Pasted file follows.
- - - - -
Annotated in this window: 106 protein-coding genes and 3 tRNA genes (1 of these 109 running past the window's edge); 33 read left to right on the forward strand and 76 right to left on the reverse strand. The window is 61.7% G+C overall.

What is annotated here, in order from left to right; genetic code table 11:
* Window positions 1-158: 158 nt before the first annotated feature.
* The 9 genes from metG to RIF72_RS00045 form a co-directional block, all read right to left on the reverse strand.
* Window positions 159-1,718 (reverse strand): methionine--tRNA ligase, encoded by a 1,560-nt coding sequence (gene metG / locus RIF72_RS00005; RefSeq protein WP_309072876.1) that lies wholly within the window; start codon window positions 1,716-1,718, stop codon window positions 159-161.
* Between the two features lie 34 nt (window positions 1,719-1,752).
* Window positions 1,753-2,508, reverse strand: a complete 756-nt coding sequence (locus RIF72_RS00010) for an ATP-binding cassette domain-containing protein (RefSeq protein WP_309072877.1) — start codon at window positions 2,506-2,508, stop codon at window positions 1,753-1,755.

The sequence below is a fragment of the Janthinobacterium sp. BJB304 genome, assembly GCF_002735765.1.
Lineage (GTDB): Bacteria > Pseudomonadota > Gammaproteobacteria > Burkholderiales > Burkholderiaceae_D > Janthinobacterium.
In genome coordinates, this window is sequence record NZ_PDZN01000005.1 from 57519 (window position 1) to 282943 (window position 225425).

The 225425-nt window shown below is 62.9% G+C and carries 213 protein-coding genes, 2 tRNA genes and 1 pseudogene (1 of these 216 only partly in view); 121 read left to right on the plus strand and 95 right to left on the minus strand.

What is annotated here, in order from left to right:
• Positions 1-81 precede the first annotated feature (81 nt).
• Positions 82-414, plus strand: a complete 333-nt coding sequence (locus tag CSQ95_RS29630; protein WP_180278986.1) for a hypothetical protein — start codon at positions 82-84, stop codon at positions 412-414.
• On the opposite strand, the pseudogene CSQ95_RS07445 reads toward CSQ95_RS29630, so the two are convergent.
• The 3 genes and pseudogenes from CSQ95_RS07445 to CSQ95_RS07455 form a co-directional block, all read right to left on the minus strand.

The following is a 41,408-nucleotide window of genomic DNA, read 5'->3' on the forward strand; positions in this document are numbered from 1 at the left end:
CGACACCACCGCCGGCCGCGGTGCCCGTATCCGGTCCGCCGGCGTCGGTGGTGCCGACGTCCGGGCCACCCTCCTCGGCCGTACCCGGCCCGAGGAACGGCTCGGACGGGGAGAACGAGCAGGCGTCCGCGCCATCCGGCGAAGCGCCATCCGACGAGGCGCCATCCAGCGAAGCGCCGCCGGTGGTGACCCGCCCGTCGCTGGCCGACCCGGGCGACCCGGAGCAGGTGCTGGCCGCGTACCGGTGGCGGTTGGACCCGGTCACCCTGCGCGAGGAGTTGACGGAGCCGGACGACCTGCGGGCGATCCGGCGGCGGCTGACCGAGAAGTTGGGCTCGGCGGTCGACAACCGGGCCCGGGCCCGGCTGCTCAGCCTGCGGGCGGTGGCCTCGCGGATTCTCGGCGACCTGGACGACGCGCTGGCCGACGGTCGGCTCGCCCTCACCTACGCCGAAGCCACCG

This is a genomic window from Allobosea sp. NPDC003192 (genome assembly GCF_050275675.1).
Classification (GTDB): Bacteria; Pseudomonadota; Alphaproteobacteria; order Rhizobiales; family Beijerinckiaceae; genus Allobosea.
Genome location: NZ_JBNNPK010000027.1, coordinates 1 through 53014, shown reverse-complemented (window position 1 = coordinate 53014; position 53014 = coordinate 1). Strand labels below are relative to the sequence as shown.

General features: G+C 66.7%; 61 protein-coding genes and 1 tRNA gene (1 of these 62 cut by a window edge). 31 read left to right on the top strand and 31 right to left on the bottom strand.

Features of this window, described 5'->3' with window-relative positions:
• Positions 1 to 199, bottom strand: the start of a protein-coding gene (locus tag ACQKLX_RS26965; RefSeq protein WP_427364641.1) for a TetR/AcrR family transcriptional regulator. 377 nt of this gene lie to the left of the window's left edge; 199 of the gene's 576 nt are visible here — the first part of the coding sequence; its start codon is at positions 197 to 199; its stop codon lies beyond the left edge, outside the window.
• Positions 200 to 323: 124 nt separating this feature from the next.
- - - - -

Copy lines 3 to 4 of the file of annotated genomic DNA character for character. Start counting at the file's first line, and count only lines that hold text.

* Window positions 1-158: 158 nt before the first annotated feature.
* The 9 genes from metG to RIF72_RS00045 form a co-directional block, all read right to left on the reverse strand.